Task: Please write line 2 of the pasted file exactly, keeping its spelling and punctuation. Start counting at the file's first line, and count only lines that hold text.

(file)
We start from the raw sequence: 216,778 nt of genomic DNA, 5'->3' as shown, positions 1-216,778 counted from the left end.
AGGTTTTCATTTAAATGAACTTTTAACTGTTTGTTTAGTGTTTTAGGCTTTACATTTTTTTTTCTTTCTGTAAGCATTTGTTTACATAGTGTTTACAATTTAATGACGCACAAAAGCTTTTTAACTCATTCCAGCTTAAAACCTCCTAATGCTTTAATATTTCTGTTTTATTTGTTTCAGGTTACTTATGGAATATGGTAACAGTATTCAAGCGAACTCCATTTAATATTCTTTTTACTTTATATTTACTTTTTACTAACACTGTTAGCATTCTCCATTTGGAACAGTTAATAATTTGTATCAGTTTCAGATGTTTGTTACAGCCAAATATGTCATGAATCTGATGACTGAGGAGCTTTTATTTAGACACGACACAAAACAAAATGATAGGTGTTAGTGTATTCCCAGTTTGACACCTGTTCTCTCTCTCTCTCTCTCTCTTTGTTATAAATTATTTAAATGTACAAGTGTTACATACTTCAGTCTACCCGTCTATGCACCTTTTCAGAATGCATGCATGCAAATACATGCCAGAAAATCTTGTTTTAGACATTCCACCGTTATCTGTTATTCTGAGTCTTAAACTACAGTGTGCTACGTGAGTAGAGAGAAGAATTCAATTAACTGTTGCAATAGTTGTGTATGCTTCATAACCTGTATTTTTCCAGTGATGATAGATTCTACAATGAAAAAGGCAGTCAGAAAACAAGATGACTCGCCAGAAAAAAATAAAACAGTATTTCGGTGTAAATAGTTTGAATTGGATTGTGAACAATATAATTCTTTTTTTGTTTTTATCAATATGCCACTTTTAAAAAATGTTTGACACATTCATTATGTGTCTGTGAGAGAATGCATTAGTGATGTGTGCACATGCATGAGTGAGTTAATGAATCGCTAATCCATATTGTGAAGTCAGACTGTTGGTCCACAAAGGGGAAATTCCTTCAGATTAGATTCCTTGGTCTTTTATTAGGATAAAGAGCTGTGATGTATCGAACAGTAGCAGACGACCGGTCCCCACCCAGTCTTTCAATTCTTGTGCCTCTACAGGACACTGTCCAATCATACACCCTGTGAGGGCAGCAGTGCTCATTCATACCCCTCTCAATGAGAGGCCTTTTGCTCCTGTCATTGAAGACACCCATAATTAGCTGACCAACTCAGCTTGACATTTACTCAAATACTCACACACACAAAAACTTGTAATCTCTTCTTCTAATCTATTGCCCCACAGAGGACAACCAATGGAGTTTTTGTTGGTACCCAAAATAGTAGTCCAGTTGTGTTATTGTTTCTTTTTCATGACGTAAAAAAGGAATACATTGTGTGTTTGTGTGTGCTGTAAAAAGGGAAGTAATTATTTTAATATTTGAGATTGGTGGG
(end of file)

AGGTTTTCATTTAAATGAACTTTTAACTGTTTGTTTAGTGTTTTAGGCTTTACATTTTTTTTTCTTTCTGTAAGCATTTGTTTACATAGTGTTTACAATTTAATGACGCACAAAAGCTTTTTAACTCATTCCAGCTTAAAACCTCCTAATGCTTTAATATTTCTGTTTTATTTGTTTCAGGTTACTTATGGAATATGGTAACAGTATTCAAGCGAACTCCATTTAATATTCTTTTTACTTTATATTTACTTTTTACTAACACTGTTAGCATTCTCCATTTGGAACAGTTAATAATTTGTATCAGTTTCAGATGTTTGTTACAGCCAAATATGTCATGAATCTGATGACTGAGGAGCTTTTATTTAGACACGACACAAAACAAAATGATAGGTGTTAGTGTATTCCCAGTTTGACACCTGTTCTCTCTCTCTCTCTCTCTCTTTGTTATAAATTATTTAAATGTACAAGTGTTACATACTTCAGTCTACCCGTCTATGCACCTTTTCAGAATGCATGCATGCAAATACATGCCAGAAAATCTTGTTTTAGACATTCCACCGTTATCTGTTATTCTGAGTCTTAAACTACAGTGTGCTACGTGAGTAGAGAGAAGAATTCAATTAACTGTTGCAATAGTTGTGTATGCTTCATAACCTGTATTTTTCCAGTGATGATAGATTCTACAATGAAAAAGGCAGTCAGAAAACAAGATGACTCGCCAGAAAAAAATAAAACAGTATTTCGGTGTAAATAGTTTGAATTGGATTGTGAACAATATAATTCTTTTTTTGTTTTTATCAATATGCCACTTTTAAAAAATGTTTGACACATTCATTATGTGTCTGTGAGAGAATGCATTAGTGATGTGTGCACATGCATGAGTGAGTTAATGAATCGCTAATCCATATTGTGAAGTCAGACTGTTGGTCCACAAAGGGGAAATTCCTTCAGATTAGATTCCTTGGTCTTTTATTAGGATAAAGAGCTGTGATGTATCGAACAGTAGCAGACGACCGGTCCCCACCCAGTCTTTCAATTCTTGTGCCTCTACAGGACACTGTCCAATCATACACCCTGTGAGGGCAGCAGTGCTCATTCATACCCCTCTCAATGAGAGGCCTTTTGCTCCTGTCATTGAAGACACCCATAATTAGCTGACCAACTCAGCTTGACATTTACTCAAATACTCACACACACAAAAACTTGTAATCTCTTCTTCTAATCTATTGCCCCACAGAGGACAACCAATGGAGTTTTTGTTGGTACCCAAAATAGTAGTCCAGTTGTGTTATTGTTTCTTTTTCATGACGTAAAAAAGGAATACATTGTGTGTTTGTGTGTGCTGTAAAAAGGGAAGTAATTATTTTAATATTTGAGATTGGTGGG